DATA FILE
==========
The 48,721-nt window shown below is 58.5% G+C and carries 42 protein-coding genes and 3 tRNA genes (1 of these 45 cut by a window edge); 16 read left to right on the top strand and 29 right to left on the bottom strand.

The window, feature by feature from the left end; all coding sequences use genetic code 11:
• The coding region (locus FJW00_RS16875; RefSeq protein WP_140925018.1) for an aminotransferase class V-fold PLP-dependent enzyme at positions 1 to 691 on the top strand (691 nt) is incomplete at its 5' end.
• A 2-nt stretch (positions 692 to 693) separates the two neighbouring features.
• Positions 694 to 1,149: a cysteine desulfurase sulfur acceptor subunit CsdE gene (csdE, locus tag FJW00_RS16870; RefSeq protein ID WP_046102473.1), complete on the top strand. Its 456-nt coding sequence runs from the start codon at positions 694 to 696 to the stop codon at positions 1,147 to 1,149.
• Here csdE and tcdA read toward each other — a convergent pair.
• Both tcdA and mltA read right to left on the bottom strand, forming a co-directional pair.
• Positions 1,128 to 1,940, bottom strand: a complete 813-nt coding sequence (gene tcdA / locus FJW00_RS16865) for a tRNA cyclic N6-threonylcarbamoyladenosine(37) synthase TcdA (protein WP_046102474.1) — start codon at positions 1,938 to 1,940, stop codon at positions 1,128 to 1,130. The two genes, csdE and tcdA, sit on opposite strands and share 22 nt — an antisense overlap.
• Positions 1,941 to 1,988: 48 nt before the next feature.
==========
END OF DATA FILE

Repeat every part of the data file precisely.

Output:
The 48,721-nt window shown below is 58.5% G+C and carries 42 protein-coding genes and 3 tRNA genes (1 of these 45 cut by a window edge); 16 read left to right on the top strand and 29 right to left on the bottom strand.

The window, feature by feature from the left end; all coding sequences use genetic code 11:
• The coding region (locus FJW00_RS16875; RefSeq protein WP_140925018.1) for an aminotransferase class V-fold PLP-dependent enzyme at positions 1 to 691 on the top strand (691 nt) is incomplete at its 5' end.
• A 2-nt stretch (positions 692 to 693) separates the two neighbouring features.
• Positions 694 to 1,149: a cysteine desulfurase sulfur acceptor subunit CsdE gene (csdE, locus tag FJW00_RS16870; RefSeq protein ID WP_046102473.1), complete on the top strand. Its 456-nt coding sequence runs from the start codon at positions 694 to 696 to the stop codon at positions 1,147 to 1,149.
• Here csdE and tcdA read toward each other — a convergent pair.
• Both tcdA and mltA read right to left on the bottom strand, forming a co-directional pair.
• Positions 1,128 to 1,940, bottom strand: a complete 813-nt coding sequence (gene tcdA / locus FJW00_RS16865) for a tRNA cyclic N6-threonylcarbamoyladenosine(37) synthase TcdA (protein WP_046102474.1) — start codon at positions 1,938 to 1,940, stop codon at positions 1,128 to 1,130. The two genes, csdE and tcdA, sit on opposite strands and share 22 nt — an antisense overlap.
• Positions 1,941 to 1,988: 48 nt before the next feature.